Using a systematic approach, the medical literature was searched thoroughly to find reliable studies that looked at the effects of improving patients' knowledge about asthma, but which did not attempt to improve practical self-management skills. The results of the studies were combined to see if patient education designed to improve patient knowledge about their condition made a difference to their asthma. Improving patient knowledge alone does not seem to reduce hospitalisations, doctor visits or medication use for asthma, but may play a role in improving patients perceptions of their symptoms. However, education programmes designed to improve knowledge alone may reduce Emergency Room visits in high-risk adults.
Use of limited asthma education as it has been practiced does not appear to improve health outcomes in adults with asthma although perceived symptoms may improve. Provision of information in the emergency department may be effective, but this needs to be confirmed.
A key component of many asthma management guidelines is the recommendation for patient education and regular medical review. A number of controlled trials have been conducted to measure the effectiveness of asthma education programmes. These programmes improve patient knowledge, but their impact on health outcomes is less well established. At its simplest level, education is limited to the transfer of information about asthma, its causes and its treatment. This review focused on the effects of limited asthma education.
The objective of this review was to assess the effects of limited (i.e. information only) asthma education on health outcomes in adults with asthma.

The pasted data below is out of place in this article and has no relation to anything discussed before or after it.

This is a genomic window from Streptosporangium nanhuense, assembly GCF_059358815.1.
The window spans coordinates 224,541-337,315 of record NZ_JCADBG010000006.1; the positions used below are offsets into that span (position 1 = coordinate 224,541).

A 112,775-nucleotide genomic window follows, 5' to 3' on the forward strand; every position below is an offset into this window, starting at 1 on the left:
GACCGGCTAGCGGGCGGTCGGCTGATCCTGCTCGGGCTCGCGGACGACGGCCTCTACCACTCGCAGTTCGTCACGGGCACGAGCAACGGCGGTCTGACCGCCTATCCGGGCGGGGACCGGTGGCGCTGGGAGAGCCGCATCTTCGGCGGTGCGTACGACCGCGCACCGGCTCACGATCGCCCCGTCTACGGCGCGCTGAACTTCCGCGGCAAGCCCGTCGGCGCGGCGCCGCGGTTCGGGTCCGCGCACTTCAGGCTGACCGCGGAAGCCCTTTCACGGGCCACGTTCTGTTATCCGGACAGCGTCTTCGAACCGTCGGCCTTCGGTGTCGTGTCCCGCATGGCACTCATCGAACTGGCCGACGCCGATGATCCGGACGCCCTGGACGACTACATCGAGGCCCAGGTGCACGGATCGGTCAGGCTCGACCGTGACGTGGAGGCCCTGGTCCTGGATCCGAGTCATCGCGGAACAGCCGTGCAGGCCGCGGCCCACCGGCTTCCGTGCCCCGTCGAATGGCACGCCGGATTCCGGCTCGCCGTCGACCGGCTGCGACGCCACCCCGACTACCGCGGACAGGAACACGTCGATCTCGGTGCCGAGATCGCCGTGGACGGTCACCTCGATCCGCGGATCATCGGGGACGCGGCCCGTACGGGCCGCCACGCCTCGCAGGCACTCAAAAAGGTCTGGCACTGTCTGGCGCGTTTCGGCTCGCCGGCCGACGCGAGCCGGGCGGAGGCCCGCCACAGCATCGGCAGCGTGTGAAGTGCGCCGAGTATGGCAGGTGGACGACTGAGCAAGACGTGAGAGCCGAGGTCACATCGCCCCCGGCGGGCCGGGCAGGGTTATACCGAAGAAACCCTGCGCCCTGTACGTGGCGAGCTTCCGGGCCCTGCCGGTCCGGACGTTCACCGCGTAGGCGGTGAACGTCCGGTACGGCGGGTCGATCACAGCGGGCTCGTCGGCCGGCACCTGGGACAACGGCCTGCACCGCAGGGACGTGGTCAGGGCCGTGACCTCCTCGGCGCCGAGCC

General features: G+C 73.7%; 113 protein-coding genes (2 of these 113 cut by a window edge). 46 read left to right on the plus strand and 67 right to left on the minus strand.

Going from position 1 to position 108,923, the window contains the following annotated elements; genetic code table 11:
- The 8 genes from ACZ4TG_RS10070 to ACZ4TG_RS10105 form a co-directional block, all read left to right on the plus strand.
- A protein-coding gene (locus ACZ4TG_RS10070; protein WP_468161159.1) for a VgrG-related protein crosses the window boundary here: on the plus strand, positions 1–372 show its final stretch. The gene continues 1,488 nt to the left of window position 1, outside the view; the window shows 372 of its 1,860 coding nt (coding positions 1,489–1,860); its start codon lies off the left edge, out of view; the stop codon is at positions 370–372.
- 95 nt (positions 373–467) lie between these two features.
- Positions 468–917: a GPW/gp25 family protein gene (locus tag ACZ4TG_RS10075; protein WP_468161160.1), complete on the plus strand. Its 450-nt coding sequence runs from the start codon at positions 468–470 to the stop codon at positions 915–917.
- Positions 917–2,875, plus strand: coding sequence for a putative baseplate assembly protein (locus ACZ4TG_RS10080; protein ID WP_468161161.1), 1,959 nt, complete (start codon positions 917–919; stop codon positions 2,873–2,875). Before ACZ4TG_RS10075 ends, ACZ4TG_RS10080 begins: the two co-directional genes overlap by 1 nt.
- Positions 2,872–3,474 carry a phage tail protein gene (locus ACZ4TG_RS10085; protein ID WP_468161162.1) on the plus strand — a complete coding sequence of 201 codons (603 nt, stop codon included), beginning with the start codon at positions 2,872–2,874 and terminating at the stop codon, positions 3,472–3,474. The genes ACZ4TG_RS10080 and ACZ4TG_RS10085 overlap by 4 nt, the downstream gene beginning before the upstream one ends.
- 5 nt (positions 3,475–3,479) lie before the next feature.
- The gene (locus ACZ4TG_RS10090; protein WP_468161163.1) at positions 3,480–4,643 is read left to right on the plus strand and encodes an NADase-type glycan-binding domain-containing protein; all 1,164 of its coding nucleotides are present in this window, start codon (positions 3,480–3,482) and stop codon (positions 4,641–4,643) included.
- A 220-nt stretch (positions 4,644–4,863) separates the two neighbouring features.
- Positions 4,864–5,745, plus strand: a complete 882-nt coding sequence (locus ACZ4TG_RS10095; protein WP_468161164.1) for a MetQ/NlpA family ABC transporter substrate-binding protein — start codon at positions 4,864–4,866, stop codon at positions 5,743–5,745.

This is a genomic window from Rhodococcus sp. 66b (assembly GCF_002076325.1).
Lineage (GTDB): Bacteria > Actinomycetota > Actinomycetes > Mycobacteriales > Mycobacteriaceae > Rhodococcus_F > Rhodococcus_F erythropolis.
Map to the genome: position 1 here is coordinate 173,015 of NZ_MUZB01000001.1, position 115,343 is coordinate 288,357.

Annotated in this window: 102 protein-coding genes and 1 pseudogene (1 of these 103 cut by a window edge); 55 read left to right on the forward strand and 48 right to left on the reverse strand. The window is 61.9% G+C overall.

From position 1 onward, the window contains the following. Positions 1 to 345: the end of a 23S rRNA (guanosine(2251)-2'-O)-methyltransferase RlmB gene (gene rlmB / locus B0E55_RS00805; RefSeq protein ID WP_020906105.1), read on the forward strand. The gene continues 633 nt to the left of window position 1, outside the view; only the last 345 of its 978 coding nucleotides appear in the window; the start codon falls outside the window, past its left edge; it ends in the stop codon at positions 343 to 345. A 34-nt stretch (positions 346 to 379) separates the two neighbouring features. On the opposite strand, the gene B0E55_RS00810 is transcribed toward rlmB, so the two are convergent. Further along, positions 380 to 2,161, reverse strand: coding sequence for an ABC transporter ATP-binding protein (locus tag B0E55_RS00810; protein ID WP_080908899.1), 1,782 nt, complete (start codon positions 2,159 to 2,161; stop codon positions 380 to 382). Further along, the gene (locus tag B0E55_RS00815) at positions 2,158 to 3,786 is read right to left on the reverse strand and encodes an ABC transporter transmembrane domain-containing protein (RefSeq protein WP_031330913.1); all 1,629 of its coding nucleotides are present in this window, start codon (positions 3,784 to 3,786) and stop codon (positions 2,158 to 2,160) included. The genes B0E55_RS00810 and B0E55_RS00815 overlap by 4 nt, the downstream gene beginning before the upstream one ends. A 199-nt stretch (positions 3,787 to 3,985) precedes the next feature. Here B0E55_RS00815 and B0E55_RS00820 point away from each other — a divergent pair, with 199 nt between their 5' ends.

We searched the Cochrane Airways Group trials register and reference lists of articles.
Randomised and controlled trials of individual asthma education involving information transfer only in adults over 16 years of age.
Trial quality was assessed and two reviewers extracted data independently. Study authors were contacted for missing information.
Twelve trials were included. They were of variable quality. Limited asthma education did not reduce hospitalisation for asthma (weighted mean difference -0.03 average hospitalisations per person per year, 95% confidence interval -0.09 to 0.03). There was no significant effect on doctor visits, lung function and medication use. The effects on asthma symptoms were variable. There was no reduction in days lost from normal activity, but in two studies, perceived asthma symptoms did improve after limited asthma education (odds ratio 0.44, 95% confidence interval 0.26 to 0.74). In one study, limited asthma education was associated with reduced emergency department visits (reduction of -2.76 average visits per person per year, 95% confidence interval -4.34 to 1.18).